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Controversial German green heating law to go to parliament

Controversial German green heating law to go to parliament
A person turns the knob on their heating device (Photo by Ina FASSBENDER / AFP)

A law on slashing emissions from heating in German homes will be introduced in parliament this week, but looks set to be significantly watered down after weeks of infighting in the coalition government.

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The landmark law, championed by environmentalists, has come in for sharp criticism from Germans fearful of the high costs of switching heating systems, and has been credited with fueling a recent bump in ratings for the far-right AfD -- a fierce opponent of the measure.

Under the proposed new rules, all heating systems installed in the future will have to be powered in large part by renewable energy, as part of efforts by Germany to become climate neutral by 2045.

READ ALSO: EXPLAINED: How German residents could soon need to exchange their heating systems

But critics say the original proposals amounted to a ban on new oil or gas boilers, with homeowners forced to pay out huge sums to get alternatives -- such as heat pumps -- fitted.

There has been a fierce backlash over the proposals, with top-selling tabloid Bild dubbing it the "heat hammer", and it plunged the three-party ruling coalition into its worst crisis since taking office in 2021.

The Green party had pushed the law but it was opposed by business friendly coalition partners the FDP, who argue it goes too far, and talks had appeared deadlocked earlier this week.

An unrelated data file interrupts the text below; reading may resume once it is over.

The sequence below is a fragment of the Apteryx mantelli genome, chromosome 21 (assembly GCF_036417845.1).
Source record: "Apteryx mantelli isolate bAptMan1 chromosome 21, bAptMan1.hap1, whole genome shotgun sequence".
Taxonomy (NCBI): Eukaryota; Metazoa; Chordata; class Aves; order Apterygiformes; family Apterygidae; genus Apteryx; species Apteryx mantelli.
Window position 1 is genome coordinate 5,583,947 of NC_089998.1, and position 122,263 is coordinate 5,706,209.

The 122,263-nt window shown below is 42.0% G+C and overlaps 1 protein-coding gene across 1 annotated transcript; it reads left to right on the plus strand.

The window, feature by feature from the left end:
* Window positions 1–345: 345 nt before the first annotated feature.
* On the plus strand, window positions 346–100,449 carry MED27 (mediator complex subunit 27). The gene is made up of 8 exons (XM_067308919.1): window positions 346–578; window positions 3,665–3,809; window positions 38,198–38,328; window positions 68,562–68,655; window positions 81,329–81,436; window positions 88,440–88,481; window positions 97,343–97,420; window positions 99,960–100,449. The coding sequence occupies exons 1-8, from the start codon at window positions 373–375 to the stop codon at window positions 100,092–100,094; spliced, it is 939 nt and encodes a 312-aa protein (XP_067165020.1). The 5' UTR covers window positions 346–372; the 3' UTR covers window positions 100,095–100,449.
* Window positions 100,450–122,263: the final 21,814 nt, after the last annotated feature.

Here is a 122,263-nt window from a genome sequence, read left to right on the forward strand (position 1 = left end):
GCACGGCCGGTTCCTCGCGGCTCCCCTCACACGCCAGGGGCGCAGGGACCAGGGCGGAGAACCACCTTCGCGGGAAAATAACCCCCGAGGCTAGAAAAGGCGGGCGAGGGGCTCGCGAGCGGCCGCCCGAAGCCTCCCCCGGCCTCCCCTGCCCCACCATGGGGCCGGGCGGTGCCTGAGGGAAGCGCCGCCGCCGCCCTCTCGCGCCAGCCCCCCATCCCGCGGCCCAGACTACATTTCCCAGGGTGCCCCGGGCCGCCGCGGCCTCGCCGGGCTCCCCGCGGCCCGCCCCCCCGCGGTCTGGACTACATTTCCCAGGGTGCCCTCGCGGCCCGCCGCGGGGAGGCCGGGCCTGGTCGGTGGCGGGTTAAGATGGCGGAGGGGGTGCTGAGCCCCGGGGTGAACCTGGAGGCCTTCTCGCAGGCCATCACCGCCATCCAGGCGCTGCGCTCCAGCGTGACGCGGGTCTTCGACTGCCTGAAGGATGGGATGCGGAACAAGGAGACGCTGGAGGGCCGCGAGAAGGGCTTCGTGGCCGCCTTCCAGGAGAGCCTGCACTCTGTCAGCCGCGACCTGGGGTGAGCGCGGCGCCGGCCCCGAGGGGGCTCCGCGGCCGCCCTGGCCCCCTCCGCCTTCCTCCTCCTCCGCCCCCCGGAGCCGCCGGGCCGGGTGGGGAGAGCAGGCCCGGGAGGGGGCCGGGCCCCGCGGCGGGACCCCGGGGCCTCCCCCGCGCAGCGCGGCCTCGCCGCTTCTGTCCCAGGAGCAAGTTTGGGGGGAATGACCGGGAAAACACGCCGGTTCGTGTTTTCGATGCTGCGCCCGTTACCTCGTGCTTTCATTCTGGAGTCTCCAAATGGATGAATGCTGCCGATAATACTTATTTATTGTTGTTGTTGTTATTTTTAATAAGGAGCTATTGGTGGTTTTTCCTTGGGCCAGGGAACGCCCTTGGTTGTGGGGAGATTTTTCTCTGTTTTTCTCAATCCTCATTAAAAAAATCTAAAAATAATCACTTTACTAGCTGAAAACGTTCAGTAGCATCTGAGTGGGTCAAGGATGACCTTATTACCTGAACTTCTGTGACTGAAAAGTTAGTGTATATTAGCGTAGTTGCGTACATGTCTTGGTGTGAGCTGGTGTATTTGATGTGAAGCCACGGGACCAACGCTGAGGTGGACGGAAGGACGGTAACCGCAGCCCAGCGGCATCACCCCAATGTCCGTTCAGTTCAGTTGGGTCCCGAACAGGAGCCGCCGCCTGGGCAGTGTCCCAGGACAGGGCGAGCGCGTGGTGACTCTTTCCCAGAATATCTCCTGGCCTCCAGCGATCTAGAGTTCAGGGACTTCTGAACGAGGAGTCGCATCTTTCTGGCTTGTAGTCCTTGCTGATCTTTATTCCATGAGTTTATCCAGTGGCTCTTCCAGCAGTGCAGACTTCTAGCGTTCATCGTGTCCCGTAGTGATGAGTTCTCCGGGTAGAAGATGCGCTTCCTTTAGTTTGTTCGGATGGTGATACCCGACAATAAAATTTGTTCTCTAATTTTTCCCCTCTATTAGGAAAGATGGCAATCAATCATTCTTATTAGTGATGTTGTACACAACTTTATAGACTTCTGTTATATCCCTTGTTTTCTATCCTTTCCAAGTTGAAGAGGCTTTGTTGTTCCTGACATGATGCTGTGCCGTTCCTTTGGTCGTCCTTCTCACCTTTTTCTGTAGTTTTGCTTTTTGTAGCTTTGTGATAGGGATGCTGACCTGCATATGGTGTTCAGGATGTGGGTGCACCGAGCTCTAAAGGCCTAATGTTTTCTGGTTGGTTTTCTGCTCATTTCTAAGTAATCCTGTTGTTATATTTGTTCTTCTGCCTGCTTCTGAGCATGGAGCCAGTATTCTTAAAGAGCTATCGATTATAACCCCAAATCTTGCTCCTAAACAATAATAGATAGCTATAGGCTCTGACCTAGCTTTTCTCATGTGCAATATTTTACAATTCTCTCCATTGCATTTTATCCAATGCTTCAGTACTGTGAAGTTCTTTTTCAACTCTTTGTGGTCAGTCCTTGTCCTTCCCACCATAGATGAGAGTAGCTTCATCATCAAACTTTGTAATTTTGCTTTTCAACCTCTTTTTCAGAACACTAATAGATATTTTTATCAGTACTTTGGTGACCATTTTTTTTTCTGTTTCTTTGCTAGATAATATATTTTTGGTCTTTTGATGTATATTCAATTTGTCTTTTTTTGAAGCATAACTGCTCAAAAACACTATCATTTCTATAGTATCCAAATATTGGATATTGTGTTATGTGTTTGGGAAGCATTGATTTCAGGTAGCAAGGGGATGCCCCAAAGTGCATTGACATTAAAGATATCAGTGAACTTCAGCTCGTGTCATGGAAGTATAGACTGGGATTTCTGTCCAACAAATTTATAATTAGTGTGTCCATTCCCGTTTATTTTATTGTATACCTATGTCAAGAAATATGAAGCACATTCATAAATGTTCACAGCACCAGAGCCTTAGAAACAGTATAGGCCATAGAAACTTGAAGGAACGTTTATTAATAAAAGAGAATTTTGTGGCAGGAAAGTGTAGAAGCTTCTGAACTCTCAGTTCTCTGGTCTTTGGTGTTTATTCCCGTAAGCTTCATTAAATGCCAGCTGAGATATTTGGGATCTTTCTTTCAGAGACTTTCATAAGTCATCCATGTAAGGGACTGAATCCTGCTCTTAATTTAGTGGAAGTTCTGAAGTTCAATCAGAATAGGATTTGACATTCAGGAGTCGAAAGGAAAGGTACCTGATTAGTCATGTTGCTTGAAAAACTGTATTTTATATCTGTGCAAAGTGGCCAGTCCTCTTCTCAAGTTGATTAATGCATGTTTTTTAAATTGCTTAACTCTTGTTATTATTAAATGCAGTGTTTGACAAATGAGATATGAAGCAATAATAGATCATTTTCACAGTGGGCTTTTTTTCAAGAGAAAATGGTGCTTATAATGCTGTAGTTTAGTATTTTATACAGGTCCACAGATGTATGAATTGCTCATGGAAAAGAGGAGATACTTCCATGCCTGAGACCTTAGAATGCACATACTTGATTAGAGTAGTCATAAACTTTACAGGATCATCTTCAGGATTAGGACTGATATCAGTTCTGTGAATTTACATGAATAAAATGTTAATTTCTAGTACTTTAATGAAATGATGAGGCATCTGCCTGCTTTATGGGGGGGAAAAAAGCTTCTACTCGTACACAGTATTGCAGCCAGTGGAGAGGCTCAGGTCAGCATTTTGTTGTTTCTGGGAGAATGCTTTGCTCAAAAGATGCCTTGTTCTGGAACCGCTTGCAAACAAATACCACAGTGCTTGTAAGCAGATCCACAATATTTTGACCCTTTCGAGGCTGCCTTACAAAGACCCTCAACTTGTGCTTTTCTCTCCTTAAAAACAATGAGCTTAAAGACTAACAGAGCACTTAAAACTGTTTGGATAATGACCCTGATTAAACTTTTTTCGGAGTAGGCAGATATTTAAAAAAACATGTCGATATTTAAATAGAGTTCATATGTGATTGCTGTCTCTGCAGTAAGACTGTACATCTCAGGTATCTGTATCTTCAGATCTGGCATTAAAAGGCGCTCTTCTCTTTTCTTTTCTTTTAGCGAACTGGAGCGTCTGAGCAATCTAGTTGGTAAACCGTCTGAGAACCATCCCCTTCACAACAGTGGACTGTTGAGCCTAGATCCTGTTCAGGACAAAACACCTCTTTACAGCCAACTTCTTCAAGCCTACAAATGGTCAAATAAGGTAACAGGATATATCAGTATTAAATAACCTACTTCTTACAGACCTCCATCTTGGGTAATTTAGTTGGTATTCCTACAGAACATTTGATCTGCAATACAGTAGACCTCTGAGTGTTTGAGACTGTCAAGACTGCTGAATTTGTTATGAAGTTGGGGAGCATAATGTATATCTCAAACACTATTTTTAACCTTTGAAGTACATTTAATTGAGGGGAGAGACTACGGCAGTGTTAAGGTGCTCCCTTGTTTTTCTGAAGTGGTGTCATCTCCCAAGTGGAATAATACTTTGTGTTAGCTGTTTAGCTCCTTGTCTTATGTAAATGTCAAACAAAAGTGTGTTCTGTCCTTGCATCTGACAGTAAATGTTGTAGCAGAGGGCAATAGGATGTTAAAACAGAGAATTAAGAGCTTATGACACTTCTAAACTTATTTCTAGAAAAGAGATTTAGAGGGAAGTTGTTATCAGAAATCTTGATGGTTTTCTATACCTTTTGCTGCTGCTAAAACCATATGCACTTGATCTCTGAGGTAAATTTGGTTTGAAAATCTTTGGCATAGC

But after an emergency meeting overseen by Chancellor Olaf Scholz -- from the centre-left SPD -- the parties reached an agreement in principle, and the bill is to be introduced in parliament this week, political sources told AFP.

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The news represented a breakthrough after the FDP earlier in the day refused to include the bill on this week's parliamentary agenda, putting a previously agreed plan of passing it by the summer recess at risk.

The legislation looked set for a significant overhaul as part of the deal, however.

FDP lawmaker Christian Duerr said the rules would come into force in 2028 -- rather than next year as originally planned.

The state would take on some of the cost of fitting new heating systems earlier, to ensure citizens are not unduly burdened.

In addition, the law would not focus only on "particular technologies," in an effort to avoid "horrendous installation costs", Duerr said.

Much of the criticism of the new law had focused on the high costs of installing heat pumps.

The cabinet had already signed off on the draft in April but, before it could pass parliament and become law, the row surrounding the measures deepened dramatically.

Anger over the government's climate agenda has played a major role in hammering the popularity of the Greens.

Meanwhile, the far-right Alternative for Germany (AfD) has seen its poll ratings soar in part by taking aim at the climate legislation.

READ ALSO: Far-right AfD at new high as climate issues split Germany

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